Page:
Did you know that retail is an important source of revenue that can boost your skin care business’s bottom line and can contribute up to 50 percent of revenue? Margins are higher for retail products than they are for skin care services, making retail low hanging fruit, especially during slow periods.
As we have seen in the past few years, spas shut down due to COVID-19 restrictions and, in some states, multiple times. As spas have opened back up, many spa owners and estheticians are looking to increase their retail sales to make up for lost revenue. Sounds easier said than done, but it really is! Here’s the thing—a product is just a product until a professional endorses, recommends, and uses it. Guys, we are the magic ingredient!
Think about it this way: People come to a spa and see their esthetician because, well, they want a facial, an antiaging treatment, a wax service, or an advanced procedure. They come to us because we are specialists educated in skin care. They trust us to perform a service, and they trust our opinions when it comes to products. It’s the same concept as when we go to the doctor. We see them because we either need treatment, a check-up, or medication because we cannot diagnose and treat ourselves. The client is coming to us (check-up) and taking home product (medication).
You need to know what products you are using, why you are using them, and who they are for. Most importantly, you need to believe those products and the results they can achieve. This also means educating the client. If you recommend a product, the client needs to know how to use it and why it is important for them. A doctor will not recommend the wrong prescription for us, just as we wouldn’t recommend the wrong hair care products for our clients. If you are adding products to the ticket that the client isn’t going to use or need, you risk losing a client or having them leave unhappy with something they wasted their money on.
This process starts when your client walks in the door. It’s also a part of their overall experience in the spa and with you. For example, during the consultation, this is an ideal opportunity to suggest a new serum or eye cream to increase hydration and combat the fine lines they just mentioned. During the analysis and cleanse, the esthetician can introduce skin care products that target the clients skin type and skin care goals. During the treatment, the esthetician can mention each product as it’s applied and state its features and benefits. Finally, at the checkout counter a simple statement like, “Which one of the products will you be taking home today? I recommend the cleanser, serum, and eye cream we used today to help you achieve your skin care goals at home.” Remember the “rule of three.” Mentioning a product at least three times during the service, then recommending three products for them to take home. When three products are recommended, the client will be more inclined to buy at least one, if not all the products you have suggested.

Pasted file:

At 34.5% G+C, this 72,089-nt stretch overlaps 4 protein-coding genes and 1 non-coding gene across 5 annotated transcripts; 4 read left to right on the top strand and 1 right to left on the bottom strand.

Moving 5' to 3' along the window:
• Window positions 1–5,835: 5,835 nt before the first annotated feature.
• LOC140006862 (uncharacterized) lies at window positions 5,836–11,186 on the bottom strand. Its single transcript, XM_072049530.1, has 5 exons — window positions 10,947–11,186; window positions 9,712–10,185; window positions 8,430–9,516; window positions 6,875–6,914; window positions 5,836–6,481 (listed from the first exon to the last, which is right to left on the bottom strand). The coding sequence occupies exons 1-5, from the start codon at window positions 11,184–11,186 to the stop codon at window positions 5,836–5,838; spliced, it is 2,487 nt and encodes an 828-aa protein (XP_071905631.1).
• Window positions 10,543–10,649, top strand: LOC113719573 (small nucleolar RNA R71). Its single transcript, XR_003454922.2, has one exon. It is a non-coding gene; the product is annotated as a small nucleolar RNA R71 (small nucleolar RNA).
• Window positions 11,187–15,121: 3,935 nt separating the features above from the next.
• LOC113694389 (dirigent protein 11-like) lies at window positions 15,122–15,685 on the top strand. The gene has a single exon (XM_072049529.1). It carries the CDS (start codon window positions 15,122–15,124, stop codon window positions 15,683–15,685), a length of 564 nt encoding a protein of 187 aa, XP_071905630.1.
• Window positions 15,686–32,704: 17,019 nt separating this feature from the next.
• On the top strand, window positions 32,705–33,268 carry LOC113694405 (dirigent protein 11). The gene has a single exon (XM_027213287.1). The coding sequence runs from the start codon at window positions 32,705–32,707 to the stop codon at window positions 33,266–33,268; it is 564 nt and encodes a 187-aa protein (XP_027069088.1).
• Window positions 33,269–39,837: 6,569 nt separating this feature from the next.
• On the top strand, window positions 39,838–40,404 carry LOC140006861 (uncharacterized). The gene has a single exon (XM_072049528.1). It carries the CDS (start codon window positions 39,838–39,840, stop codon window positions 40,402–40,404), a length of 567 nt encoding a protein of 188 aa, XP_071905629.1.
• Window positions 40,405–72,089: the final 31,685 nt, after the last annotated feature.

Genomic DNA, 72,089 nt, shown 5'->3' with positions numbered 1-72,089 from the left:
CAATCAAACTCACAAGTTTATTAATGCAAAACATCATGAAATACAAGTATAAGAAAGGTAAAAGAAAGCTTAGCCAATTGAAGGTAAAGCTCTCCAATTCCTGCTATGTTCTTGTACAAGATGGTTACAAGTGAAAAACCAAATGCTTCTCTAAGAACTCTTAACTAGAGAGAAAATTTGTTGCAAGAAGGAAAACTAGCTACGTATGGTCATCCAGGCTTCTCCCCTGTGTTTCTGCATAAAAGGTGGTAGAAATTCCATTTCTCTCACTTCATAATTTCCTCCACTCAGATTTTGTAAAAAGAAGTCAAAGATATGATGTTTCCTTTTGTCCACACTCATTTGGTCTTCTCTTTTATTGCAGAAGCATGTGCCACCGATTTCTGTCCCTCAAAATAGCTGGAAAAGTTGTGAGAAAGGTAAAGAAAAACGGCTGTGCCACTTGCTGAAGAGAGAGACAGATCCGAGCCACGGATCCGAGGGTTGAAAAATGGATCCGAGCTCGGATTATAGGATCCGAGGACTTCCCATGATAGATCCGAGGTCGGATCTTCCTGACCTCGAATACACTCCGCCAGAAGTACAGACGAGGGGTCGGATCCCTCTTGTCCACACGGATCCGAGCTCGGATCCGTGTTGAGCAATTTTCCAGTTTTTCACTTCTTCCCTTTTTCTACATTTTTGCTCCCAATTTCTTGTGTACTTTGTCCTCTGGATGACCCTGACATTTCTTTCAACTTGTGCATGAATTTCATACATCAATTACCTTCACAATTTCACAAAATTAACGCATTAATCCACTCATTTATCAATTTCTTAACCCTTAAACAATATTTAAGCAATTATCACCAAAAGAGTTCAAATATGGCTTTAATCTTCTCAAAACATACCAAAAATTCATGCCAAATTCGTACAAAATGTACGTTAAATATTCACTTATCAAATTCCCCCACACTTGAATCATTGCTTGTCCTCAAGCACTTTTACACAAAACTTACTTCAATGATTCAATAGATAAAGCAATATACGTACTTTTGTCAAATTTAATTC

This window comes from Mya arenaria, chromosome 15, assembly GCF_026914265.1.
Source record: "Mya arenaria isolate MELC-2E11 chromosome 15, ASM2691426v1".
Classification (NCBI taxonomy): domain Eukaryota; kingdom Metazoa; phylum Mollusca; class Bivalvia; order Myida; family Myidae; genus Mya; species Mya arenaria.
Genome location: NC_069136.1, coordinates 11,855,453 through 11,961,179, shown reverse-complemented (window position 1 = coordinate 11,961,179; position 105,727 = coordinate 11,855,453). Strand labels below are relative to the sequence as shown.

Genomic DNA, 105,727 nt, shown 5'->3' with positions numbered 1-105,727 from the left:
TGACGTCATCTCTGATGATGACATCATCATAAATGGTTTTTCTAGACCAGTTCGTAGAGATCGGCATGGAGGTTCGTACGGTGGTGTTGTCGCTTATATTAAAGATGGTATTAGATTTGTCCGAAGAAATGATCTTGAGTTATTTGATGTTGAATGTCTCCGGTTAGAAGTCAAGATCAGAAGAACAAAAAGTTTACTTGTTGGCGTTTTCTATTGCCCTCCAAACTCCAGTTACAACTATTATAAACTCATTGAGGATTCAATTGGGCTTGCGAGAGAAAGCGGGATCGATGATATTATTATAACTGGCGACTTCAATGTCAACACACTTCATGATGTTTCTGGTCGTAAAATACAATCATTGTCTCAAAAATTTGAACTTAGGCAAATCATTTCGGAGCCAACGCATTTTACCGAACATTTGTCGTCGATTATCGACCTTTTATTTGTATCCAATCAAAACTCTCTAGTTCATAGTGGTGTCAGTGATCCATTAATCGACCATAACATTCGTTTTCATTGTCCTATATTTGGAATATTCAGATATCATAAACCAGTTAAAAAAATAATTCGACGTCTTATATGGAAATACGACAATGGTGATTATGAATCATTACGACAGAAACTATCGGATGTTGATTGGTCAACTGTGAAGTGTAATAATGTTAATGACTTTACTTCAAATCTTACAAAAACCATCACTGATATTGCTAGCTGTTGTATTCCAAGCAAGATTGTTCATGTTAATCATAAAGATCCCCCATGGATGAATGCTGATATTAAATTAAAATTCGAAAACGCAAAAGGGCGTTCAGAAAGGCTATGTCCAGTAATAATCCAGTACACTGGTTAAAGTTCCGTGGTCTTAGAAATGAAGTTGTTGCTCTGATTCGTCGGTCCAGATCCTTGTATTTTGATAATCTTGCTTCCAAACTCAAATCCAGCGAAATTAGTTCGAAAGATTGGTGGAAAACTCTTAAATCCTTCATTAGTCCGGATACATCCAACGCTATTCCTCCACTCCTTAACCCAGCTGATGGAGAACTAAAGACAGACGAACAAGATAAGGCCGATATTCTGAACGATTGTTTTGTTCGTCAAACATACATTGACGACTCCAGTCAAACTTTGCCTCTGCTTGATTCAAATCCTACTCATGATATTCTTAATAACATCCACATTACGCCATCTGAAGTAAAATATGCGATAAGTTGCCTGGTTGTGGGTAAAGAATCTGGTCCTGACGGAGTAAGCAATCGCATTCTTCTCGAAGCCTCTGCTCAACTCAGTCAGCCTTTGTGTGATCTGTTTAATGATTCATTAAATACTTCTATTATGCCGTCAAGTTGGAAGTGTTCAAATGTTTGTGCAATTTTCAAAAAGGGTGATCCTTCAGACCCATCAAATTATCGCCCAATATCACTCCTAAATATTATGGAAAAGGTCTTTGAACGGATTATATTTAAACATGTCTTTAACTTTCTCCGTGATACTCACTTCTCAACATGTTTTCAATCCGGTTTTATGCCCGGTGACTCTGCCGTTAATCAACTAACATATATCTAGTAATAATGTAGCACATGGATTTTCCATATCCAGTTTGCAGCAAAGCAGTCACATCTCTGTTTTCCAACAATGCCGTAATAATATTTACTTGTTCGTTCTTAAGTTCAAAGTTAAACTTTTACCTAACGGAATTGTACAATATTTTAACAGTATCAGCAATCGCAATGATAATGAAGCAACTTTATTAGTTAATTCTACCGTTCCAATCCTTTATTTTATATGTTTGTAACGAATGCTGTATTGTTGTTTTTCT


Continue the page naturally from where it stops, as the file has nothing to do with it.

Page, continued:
Engage your salon receptionist
Our receptionists are just as important in making professional products magical as we are. They are there to help sell the product and validate the education we gave our clients. They can help recommend and reiterate the importance of the product. Just like in the doctor’s office, the receptionist is who we check in and out with.
Don’t let your product displays become a dust collector. Placing products in locations where clients’ eyes naturally focus, such as near the entrance, by your refreshment station, or next to your reception seating will give ample opportunity for clients to see the product. A bonus is to have a sample station in the waiting area. Highlight new products or a product of the month for a client to touch, smell, and feel. Yes, this means taking the time to rearrange and move the products around monthly. This also keeps it fresh for those repeat clients.
Still don’t think it’s licensed estheticians who make the product professional and magical? Think about how bothered you get when you see a product you considered professional end up at a big box store. We scrutinize the packaging to convince ourselves, “No, no, that’s not really what I use in my spa! That one must be counterfeit, old, compromised ….” Many times, the “professional” products on box-store shelves aren’t even cheaper than what we’re selling them for in the spa. They aren’t even necessarily more convenient for our clients because our clients are coming into the spa and could easily buy them while they’re there. The real reason we get so worked up is because we feel betrayed by manufacturers who promised exclusivity.
You are the magic ingredient to a professional product. Your clients come to you for recommendations as part of their service. Don’t drop the ball by shying away from recommending a product for fear of being “salesy.” The box stores down the street won’t shy away from selling your client something. You are doing them a service to share your professional knowledge and ensure they get a product that will actually benefit them. Be the magical ingredient!
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